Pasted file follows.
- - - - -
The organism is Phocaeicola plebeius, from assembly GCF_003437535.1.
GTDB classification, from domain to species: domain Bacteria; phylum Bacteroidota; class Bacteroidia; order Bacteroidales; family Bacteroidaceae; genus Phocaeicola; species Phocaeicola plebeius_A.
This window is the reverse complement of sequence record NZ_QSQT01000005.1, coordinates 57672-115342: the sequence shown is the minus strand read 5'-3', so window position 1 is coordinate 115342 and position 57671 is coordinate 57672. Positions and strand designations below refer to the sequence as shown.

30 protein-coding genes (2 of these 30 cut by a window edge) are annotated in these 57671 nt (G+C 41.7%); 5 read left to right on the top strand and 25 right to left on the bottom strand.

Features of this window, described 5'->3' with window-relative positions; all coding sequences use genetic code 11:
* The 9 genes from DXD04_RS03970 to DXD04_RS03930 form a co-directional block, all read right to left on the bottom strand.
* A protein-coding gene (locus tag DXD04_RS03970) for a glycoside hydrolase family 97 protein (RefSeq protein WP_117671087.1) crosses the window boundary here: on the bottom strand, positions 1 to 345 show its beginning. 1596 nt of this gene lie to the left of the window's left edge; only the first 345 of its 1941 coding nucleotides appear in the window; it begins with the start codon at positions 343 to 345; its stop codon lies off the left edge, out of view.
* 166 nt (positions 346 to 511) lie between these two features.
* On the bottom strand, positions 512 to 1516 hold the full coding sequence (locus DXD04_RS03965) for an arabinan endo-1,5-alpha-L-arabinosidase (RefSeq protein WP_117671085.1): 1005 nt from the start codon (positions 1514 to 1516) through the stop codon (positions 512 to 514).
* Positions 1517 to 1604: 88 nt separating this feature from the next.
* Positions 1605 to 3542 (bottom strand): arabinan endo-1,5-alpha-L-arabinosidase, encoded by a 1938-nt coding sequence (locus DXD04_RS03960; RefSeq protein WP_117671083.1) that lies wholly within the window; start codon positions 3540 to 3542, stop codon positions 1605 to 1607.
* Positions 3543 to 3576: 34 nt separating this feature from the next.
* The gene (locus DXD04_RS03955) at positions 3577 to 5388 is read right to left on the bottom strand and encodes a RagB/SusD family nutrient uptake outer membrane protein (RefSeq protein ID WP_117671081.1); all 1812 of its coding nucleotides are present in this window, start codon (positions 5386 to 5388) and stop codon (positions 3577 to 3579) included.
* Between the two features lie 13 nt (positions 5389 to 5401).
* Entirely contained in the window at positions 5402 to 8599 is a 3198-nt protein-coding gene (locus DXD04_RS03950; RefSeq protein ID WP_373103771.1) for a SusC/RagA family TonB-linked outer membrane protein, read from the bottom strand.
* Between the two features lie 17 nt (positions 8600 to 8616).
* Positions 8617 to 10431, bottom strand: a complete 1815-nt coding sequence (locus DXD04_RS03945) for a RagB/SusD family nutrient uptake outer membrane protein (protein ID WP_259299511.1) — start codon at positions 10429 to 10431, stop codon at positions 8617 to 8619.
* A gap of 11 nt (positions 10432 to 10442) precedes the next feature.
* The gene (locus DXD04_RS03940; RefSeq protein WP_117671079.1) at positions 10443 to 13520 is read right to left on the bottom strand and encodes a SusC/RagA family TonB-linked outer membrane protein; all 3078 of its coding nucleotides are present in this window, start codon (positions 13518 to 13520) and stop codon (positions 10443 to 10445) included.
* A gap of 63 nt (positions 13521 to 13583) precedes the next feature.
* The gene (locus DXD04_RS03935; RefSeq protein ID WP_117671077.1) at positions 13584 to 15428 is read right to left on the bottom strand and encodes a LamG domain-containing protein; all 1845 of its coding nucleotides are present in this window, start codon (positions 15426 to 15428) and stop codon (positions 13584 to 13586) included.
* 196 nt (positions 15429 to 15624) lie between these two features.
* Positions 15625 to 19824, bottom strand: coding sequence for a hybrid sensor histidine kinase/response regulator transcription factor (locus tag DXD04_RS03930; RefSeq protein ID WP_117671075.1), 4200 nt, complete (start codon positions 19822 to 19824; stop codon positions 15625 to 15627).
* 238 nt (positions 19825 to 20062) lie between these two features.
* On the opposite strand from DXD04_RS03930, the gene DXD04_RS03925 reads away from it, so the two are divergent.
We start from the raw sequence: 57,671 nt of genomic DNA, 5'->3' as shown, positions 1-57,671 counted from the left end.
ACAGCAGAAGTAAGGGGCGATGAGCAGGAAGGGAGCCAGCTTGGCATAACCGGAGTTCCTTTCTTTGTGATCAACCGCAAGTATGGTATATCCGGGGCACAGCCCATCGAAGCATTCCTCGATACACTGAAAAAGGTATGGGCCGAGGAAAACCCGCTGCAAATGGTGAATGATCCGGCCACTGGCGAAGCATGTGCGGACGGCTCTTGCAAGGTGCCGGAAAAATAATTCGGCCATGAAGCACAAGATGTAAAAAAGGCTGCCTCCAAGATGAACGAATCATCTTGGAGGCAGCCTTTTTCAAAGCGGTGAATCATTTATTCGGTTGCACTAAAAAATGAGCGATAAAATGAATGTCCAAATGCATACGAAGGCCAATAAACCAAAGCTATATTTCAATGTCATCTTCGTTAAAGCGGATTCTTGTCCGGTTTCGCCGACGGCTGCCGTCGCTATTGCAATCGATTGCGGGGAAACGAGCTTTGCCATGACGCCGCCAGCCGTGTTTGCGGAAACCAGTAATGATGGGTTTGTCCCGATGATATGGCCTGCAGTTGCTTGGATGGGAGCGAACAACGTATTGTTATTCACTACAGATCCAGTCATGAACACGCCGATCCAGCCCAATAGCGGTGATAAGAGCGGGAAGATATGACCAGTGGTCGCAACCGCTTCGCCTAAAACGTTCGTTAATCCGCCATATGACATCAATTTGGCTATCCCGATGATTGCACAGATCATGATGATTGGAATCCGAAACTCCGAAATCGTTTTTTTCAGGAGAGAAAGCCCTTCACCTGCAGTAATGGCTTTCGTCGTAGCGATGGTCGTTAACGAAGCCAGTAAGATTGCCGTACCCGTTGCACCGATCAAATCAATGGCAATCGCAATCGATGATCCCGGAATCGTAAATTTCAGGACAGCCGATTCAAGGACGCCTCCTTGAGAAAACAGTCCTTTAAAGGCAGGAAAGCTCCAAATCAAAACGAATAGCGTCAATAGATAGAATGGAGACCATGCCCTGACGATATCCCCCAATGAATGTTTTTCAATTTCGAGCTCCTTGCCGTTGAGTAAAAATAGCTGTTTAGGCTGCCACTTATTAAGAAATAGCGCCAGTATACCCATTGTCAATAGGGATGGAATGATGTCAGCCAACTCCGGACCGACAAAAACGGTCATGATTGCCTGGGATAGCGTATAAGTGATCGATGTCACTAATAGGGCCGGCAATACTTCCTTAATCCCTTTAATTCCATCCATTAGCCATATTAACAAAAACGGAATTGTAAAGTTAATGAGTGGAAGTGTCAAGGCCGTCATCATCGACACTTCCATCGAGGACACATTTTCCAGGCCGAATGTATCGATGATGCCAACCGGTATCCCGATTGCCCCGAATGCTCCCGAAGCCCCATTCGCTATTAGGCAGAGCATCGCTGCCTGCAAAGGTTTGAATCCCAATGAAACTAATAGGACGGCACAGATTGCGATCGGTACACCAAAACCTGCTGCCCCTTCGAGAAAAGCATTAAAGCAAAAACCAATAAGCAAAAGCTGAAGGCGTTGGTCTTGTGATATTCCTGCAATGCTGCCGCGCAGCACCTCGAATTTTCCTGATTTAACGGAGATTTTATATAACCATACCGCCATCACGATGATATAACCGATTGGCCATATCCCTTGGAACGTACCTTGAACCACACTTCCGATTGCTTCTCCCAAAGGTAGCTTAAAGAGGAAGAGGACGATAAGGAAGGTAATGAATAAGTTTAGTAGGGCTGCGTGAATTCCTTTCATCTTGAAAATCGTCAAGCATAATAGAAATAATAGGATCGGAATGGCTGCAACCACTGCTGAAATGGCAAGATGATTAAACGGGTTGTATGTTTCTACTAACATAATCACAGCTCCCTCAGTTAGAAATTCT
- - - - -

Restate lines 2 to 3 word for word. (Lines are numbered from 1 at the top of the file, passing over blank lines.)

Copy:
GTDB classification, from domain to species: domain Bacteria; phylum Bacteroidota; class Bacteroidia; order Bacteroidales; family Bacteroidaceae; genus Phocaeicola; species Phocaeicola plebeius_A.
This window is the reverse complement of sequence record NZ_QSQT01000005.1, coordinates 57672-115342: the sequence shown is the minus strand read 5'-3', so window position 1 is coordinate 115342 and position 57671 is coordinate 57672. Positions and strand designations below refer to the sequence as shown.